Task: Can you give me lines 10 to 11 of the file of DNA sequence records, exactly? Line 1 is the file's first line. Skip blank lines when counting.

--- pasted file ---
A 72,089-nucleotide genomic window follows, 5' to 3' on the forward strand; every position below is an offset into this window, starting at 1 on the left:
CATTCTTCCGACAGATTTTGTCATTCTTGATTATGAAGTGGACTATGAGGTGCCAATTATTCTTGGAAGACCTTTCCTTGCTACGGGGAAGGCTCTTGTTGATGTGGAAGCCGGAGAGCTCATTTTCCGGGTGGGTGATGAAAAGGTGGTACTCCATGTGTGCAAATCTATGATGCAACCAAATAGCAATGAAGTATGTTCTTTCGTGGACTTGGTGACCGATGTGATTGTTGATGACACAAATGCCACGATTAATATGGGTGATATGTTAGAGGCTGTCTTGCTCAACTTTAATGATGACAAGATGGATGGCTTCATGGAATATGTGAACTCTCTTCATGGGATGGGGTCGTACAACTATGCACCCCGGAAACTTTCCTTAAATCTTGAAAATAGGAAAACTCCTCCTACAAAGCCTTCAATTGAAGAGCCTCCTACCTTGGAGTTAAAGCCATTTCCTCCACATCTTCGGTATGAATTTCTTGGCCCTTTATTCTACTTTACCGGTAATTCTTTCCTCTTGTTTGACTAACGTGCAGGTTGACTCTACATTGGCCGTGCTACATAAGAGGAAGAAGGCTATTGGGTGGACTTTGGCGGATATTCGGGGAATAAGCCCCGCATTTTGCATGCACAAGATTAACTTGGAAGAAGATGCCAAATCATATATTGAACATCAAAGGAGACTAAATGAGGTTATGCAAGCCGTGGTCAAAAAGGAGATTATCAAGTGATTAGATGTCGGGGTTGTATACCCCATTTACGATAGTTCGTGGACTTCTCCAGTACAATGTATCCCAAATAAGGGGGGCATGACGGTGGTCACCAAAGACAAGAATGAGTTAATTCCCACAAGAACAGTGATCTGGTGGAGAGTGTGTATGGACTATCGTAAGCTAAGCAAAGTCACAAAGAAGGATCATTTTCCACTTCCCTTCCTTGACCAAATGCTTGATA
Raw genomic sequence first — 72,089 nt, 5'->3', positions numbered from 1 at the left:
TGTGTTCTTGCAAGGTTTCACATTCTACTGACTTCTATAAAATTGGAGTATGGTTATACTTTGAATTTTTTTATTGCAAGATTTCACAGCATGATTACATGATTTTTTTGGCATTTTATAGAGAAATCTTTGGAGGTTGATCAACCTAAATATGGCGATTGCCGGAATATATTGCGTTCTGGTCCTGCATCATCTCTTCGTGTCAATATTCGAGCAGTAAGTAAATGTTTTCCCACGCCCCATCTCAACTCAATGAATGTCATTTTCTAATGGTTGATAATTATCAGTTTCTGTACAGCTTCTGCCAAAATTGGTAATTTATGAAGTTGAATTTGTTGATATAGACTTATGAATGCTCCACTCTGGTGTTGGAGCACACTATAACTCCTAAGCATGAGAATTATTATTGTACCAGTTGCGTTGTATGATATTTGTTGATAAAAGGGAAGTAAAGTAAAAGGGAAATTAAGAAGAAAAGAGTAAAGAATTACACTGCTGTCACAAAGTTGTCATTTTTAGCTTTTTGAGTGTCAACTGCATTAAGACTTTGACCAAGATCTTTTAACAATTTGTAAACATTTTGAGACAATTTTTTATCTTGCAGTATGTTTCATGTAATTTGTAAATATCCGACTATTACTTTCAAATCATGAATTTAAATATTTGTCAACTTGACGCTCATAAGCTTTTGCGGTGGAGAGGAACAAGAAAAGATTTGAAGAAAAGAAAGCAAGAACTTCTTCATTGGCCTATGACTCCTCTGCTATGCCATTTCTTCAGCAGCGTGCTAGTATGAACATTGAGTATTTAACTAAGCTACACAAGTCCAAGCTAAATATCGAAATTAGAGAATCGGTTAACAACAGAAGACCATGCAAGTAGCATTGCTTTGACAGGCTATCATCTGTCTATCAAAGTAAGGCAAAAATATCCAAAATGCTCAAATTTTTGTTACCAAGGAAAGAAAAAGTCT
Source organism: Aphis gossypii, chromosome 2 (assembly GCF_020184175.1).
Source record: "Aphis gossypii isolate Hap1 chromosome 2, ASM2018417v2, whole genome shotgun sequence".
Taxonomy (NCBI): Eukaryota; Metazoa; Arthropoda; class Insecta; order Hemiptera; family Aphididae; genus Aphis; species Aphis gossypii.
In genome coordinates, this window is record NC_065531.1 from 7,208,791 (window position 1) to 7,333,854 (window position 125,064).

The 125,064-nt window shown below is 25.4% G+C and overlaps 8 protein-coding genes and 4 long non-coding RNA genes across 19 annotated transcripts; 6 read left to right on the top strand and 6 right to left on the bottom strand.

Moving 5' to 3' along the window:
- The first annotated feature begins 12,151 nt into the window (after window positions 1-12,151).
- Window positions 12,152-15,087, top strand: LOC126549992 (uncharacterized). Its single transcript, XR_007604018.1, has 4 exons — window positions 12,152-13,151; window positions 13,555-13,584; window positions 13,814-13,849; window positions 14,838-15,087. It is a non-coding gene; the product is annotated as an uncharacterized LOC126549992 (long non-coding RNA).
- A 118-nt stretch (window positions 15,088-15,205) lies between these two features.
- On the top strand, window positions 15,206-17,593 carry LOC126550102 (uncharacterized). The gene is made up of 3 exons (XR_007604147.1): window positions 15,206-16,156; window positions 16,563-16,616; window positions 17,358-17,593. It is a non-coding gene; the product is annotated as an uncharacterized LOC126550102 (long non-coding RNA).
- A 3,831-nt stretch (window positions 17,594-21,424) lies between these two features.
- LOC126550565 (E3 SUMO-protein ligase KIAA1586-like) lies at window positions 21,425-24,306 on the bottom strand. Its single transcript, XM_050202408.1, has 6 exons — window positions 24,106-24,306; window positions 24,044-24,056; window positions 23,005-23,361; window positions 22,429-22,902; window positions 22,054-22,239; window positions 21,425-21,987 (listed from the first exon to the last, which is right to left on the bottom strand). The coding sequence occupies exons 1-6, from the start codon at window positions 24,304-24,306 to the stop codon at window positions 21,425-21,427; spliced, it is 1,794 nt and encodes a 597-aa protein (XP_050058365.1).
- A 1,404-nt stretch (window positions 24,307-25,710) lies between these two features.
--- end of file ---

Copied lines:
Moving 5' to 3' along the window:
- The first annotated feature begins 12,151 nt into the window (after window positions 1-12,151).